Thursday, January 01, 2009

More Empty and Shameful Statements

Iranian Nobel Laureate Shirin Ebadi and her organization, the Defenders of Human Rights Center, have been under a tremendous amount of pressure lately. First, the Iranian authorities shut down the Center on December 21, then they confiscated documents from Ebadi's private law office on December 29, and just this morning, a group of about 150 protesters showed up at her private residence, condemning her silence on Gaza.

It goes without saying that official harassment of Ebadi and her colleagues is unacceptable and must end immediately, but when one reads the maddeningly inane statement Ebadi's Defenders of Human Rights Center just put out, it is hard not to feel frustrated with its calculating hypocrisy. Had Ebadi not said anything at all, it would have been better. I have copied and pasted the full translated statement below in italics, with my comments after each paragraph:

What has transpired in recent days in Gaza has been cause for serious concern of human rights defenders and supporters of peace around the world. The raw and extreme violence perpetuated in Gaza has injured the conscience of humanity and it is clear that such developments will only work to further endanger sustainable world peace.

"What has transpired" and the "extreme violence perpetuated"? What, pray tell, has transpired and by whom? I understand the prevalence of passive construction in Persian, I use it all the time myself, but why doesn't Ebadi's statement name Israel in this or any other paragraph? Why don't they give us a sense of "what has transpired"? Why so vague?

The defenseless women and children of the region have been victimized even further by the perpetrators of violence who fathom nothing else but increasing their own power.

Here we go with the womenandchildren again. Are womenandchildren the only ones victimized? Are all dead, wounded, or starving men in the Gaza strip fair targets? And to say that these womenandchildren are victimized "by the perpetrators of violence who fathom nothing else but increasing their own power," is this not the most thinly veiled accusation against Hamas and only Hamas?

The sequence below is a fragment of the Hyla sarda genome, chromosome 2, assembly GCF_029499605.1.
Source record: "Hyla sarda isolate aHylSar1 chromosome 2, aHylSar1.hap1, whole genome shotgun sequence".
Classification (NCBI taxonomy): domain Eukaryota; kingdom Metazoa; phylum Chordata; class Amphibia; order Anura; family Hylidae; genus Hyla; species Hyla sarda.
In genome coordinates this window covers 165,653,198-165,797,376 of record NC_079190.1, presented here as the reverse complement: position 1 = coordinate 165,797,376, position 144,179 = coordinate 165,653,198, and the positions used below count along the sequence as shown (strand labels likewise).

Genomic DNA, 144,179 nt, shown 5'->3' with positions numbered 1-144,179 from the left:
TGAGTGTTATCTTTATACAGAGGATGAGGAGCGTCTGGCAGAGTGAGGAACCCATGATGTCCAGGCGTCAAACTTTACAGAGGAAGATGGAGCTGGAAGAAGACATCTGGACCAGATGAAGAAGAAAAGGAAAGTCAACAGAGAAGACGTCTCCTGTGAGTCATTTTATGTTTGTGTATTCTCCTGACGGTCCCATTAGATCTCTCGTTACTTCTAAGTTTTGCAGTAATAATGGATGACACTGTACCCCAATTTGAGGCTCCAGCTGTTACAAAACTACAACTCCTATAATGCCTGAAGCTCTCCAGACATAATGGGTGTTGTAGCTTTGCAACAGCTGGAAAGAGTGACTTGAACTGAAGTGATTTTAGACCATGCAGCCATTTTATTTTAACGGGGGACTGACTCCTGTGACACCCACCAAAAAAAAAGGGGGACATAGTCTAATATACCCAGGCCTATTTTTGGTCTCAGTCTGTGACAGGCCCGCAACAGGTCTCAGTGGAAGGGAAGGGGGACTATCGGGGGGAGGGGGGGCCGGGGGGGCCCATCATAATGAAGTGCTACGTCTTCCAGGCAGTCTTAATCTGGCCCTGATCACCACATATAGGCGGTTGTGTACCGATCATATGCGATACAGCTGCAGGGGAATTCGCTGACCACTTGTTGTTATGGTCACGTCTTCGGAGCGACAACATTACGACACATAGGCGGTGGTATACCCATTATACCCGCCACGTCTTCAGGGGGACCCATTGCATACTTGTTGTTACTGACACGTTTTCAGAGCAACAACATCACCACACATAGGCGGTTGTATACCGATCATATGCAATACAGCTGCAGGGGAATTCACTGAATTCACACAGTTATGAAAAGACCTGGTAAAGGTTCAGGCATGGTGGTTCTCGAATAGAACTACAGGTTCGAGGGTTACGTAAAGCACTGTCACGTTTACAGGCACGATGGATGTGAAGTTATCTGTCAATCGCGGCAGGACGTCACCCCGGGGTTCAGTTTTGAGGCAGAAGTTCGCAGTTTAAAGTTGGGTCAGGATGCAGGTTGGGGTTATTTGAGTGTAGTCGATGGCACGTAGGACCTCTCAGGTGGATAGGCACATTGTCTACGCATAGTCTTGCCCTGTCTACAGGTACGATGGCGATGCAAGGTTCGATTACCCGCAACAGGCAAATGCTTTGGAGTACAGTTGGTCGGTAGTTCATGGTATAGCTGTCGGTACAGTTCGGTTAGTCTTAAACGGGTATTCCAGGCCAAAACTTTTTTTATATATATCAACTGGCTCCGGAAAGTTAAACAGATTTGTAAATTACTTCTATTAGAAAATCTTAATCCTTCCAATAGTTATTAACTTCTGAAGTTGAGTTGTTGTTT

The world community has grown tired and impatient with the acts of murder, bloodshed and violence, and what is taking place in Gaza today is yet another example of these bitter and bloody events.

Ok, yes, "the world community", whatever that phrase means, have grown tired of bloodshed. But you know what else is tiresome? Carefully crafted statements by so-called human rights organizations who don't have the guts to call a spade a spade when it comes to anything having to do with Israel and Palestine. This used to be a problem that was particularly evident in the case of US-based organizations, but I guess when you start imagining that your main audience are the US-based groups who invite you to their conferences and arrange speaking tours for you, you have to adjust your language to that which pleases them.

We call upon the international community to react quickly and with force through whatever means possible to end the murder and violence in Gaza, and call upon humanitarian organizations to take necessary steps to defend the basic human rights of the citizens of Gaza and to quickly, seriously and effectively respond to and address the needs of victims in Gaza.

Even in the concluding paragraph, the writers can't bring themselves to name the perpetrators or to give an example of the violence they claim to abhor.

I haven't been this disappointed in Ebadi since she decided to parrot the US demands on Iran regarding the nuclear issue.

The Office for the Consolidation of Unity,dafter-e Tahkeem-e Vahdat, put out a statement on Gaza that was so shamefully bad that it makes Ebadi's look like a the work of a conscientious radical. I may write about them in another post, though I am not sure if they are worth the effort. It suffices to say for now, that I wouldn't expect anything more from a group whose leaders/role models are the likes of former NED fellow Ali Afshari and AEI favorite Akbar Atri.